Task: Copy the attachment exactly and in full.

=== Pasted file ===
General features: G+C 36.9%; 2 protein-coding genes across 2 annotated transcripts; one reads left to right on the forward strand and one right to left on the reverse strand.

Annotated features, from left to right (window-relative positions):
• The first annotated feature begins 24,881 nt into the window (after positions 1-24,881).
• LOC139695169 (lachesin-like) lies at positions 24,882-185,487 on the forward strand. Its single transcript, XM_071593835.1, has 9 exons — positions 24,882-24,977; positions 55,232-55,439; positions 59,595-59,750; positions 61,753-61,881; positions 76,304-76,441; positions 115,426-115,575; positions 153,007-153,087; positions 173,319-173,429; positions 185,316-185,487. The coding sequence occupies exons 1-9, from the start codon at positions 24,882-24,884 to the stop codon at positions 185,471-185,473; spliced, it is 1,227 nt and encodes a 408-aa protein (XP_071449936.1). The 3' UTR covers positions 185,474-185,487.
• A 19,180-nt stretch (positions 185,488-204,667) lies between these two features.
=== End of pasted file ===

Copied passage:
General features: G+C 36.9%; 2 protein-coding genes across 2 annotated transcripts; one reads left to right on the forward strand and one right to left on the reverse strand.

Annotated features, from left to right (window-relative positions):
• The first annotated feature begins 24,881 nt into the window (after positions 1-24,881).
• LOC139695169 (lachesin-like) lies at positions 24,882-185,487 on the forward strand. Its single transcript, XM_071593835.1, has 9 exons — positions 24,882-24,977; positions 55,232-55,439; positions 59,595-59,750; positions 61,753-61,881; positions 76,304-76,441; positions 115,426-115,575; positions 153,007-153,087; positions 173,319-173,429; positions 185,316-185,487. The coding sequence occupies exons 1-9, from the start codon at positions 24,882-24,884 to the stop codon at positions 185,471-185,473; spliced, it is 1,227 nt and encodes a 408-aa protein (XP_071449936.1). The 3' UTR covers positions 185,474-185,487.
• A 19,180-nt stretch (positions 185,488-204,667) lies between these two features.